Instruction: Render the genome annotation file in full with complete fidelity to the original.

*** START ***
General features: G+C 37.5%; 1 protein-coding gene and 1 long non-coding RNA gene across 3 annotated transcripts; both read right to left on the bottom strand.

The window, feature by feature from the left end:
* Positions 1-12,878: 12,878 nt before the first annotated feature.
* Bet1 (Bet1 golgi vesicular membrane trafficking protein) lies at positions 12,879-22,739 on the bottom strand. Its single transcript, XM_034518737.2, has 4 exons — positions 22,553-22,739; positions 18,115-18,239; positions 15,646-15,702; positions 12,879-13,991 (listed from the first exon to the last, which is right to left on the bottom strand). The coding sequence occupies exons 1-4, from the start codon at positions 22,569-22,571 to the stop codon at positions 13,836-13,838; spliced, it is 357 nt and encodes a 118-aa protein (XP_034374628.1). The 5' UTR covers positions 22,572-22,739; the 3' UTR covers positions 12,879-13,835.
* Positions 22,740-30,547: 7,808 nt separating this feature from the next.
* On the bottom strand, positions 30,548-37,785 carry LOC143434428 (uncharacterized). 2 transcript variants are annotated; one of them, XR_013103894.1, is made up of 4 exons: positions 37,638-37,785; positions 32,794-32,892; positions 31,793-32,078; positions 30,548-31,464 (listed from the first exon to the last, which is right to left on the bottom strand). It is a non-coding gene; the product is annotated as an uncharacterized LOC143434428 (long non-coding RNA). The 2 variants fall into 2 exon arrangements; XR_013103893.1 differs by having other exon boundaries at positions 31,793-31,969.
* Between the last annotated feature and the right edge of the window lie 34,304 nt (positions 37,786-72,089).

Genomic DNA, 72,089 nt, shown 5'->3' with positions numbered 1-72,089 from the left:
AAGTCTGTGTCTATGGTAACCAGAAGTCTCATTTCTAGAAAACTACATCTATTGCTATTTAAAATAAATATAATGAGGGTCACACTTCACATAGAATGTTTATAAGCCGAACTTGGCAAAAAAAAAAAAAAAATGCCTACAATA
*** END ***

General features: G+C 37.5%; 1 protein-coding gene and 1 long non-coding RNA gene across 3 annotated transcripts; both read right to left on the bottom strand.

The window, feature by feature from the left end:
* Positions 1-12,878: 12,878 nt before the first annotated feature.
* Bet1 (Bet1 golgi vesicular membrane trafficking protein) lies at positions 12,879-22,739 on the bottom strand. Its single transcript, XM_034518737.2, has 4 exons — positions 22,553-22,739; positions 18,115-18,239; positions 15,646-15,702; positions 12,879-13,991 (listed from the first exon to the last, which is right to left on the bottom strand). The coding sequence occupies exons 1-4, from the start codon at positions 22,569-22,571 to the stop codon at positions 13,836-13,838; spliced, it is 357 nt and encodes a 118-aa protein (XP_034374628.1). The 5' UTR covers positions 22,572-22,739; the 3' UTR covers positions 12,879-13,835.
* Positions 22,740-30,547: 7,808 nt separating this feature from the next.
* On the bottom strand, positions 30,548-37,785 carry LOC143434428 (uncharacterized). 2 transcript variants are annotated; one of them, XR_013103894.1, is made up of 4 exons: positions 37,638-37,785; positions 32,794-32,892; positions 31,793-32,078; positions 30,548-31,464 (listed from the first exon to the last, which is right to left on the bottom strand). It is a non-coding gene; the product is annotated as an uncharacterized LOC143434428 (long non-coding RNA). The 2 variants fall into 2 exon arrangements; XR_013103893.1 differs by having other exon boundaries at positions 31,793-31,969.
* Between the last annotated feature and the right edge of the window lie 34,304 nt (positions 37,786-72,089).

Genomic DNA, 72,089 nt, shown 5'->3' with positions numbered 1-72,089 from the left:
AAGTCTGTGTCTATGGTAACCAGAAGTCTCATTTCTAGAAAACTACATCTATTGCTATTTAAAATAAATATAATGAGGGTCACACTTCACATAGAATGTTTATAAGCCGAACTTGGCAAAAAAAAAAAAAAAATGCCTACAATA